Susannah Calderan is a marine mammal scientist, with a particular interest in cetacean ecology. Having graduated from the University of Wales, Bangor, with an MSc in Marine Mammal Science, she worked on visual and acoustic surveys around the British Isles, including for offshore windfarm sites, before joining HWDT in 2006. She ran the field research onboard Silurian for three years, and now works as a research
consultant for HWDT.
Nienke van Geel
Nienke van Geel worked for the Trust in 2009 and 2010 as Biodiversity Officer. She is a marine mammal scientist, especially interested in species’ distributions and habitat preferences. She has a M.Sc. (Honours) in Natural Resources Management from Utrecht University (Netherlands), performing her final Masters thesis on whales and dolphins of the Azores in relation to water depth and slope gradient. Before joining HWDT, she worked on IFAW’s RV Song of the Whale on acoustic detections of beaked whales. Currently she is doing a PhD with SAMS on bottlenose dolphin movement patterns in relation to marine renewables and remains working for HWDT as a research consultant.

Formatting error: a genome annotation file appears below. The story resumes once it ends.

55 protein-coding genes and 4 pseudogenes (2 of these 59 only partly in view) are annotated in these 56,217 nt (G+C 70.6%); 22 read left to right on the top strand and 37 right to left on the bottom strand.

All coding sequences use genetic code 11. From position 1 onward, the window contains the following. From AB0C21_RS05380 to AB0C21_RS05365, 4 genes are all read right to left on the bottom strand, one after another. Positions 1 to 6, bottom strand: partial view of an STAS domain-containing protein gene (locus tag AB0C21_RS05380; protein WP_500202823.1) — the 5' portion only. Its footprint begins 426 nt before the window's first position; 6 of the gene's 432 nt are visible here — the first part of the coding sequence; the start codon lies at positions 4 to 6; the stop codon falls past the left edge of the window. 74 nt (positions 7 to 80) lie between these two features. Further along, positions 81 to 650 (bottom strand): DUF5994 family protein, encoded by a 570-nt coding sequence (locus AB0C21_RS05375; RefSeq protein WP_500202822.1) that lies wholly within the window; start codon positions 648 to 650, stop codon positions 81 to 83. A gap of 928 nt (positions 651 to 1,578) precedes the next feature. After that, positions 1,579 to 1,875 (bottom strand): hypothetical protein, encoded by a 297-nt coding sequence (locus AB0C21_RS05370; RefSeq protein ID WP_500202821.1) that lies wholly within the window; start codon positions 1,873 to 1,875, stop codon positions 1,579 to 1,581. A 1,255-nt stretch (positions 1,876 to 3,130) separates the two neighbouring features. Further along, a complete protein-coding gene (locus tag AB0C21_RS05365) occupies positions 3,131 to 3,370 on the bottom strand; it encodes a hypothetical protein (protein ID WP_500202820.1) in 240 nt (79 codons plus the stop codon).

Russell Leaper studied mathematics at Oxford University before joining the IFAW research vessel Song of the Whale in 1988 to study sperm whales. He initially worked on developing acoustic methods to study and count whales. His subsequent research has covered a wide range of marine mammal conservation and welfare issues with an emphasis on survey methods and population assessment. In addition to data analysis he has conducted extensive field work from a range of vessels including several surveys in the Southern Ocean. Russell has been a member of the Scientific Committee of the International Whaling Commission since 1996 and attends as a member of the UK delegation. He has authored over 45 scientific publications and presented more than 60 papers at international conferences. He also has an MSc in Marine Resource Development and Protection from Heriot-Watt University and is an honorary research fellow of Aberdeen University.